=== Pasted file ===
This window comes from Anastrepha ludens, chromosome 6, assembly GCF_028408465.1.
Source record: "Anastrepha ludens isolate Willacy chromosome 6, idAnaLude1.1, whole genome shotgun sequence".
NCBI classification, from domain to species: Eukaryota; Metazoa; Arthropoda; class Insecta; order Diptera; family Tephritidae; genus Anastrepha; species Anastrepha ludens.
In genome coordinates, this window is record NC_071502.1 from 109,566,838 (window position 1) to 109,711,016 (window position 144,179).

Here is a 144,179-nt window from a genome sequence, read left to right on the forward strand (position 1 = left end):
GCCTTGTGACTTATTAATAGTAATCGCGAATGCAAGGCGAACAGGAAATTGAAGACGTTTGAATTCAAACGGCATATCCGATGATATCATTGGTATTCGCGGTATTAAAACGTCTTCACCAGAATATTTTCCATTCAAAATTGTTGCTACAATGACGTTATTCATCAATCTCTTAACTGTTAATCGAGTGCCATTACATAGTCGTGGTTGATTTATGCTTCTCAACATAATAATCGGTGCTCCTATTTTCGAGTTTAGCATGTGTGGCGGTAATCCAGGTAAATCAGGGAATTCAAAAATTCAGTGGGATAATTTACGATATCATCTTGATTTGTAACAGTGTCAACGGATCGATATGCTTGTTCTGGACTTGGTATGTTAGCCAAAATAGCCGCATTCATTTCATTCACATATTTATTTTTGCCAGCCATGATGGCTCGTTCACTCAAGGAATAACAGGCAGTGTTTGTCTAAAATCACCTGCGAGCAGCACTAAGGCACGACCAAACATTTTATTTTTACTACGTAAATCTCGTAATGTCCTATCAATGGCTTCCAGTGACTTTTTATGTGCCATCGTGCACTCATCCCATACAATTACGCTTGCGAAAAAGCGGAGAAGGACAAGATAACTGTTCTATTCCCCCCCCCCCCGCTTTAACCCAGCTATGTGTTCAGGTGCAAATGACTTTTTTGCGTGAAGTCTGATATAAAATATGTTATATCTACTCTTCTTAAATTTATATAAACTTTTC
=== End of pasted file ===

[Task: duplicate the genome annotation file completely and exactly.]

This window comes from Anastrepha ludens, chromosome 6, assembly GCF_028408465.1.
Source record: "Anastrepha ludens isolate Willacy chromosome 6, idAnaLude1.1, whole genome shotgun sequence".
NCBI classification, from domain to species: Eukaryota; Metazoa; Arthropoda; class Insecta; order Diptera; family Tephritidae; genus Anastrepha; species Anastrepha ludens.
In genome coordinates, this window is record NC_071502.1 from 109,566,838 (window position 1) to 109,711,016 (window position 144,179).

Here is a 144,179-nt window from a genome sequence, read left to right on the forward strand (position 1 = left end):
GCCTTGTGACTTATTAATAGTAATCGCGAATGCAAGGCGAACAGGAAATTGAAGACGTTTGAATTCAAACGGCATATCCGATGATATCATTGGTATTCGCGGTATTAAAACGTCTTCACCAGAATATTTTCCATTCAAAATTGTTGCTACAATGACGTTATTCATCAATCTCTTAACTGTTAATCGAGTGCCATTACATAGTCGTGGTTGATTTATGCTTCTCAACATAATAATCGGTGCTCCTATTTTCGAGTTTAGCATGTGTGGCGGTAATCCAGGTAAATCAGGGAATTCAAAAATTCAGTGGGATAATTTACGATATCATCTTGATTTGTAACAGTGTCAACGGATCGATATGCTTGTTCTGGACTTGGTATGTTAGCCAAAATAGCCGCATTCATTTCATTCACATATTTATTTTTGCCAGCCATGATGGCTCGTTCACTCAAGGAATAACAGGCAGTGTTTGTCTAAAATCACCTGCGAGCAGCACTAAGGCACGACCAAACATTTTATTTTTACTACGTAAATCTCGTAATGTCCTATCAATGGCTTCCAGTGACTTTTTATGTGCCATCGTGCACTCATCCCATACAATTACGCTTGCGAAAAAGCGGAGAAGGACAAGATAACTGTTCTATTCCCCCCCCCCCCGCTTTAACCCAGCTATGTGTTCAGGTGCAAATGACTTTTTTGCGTGAAGTCTGATATAAAATATGTTATATCTACTCTTCTTAAATTTATATAAACTTTTC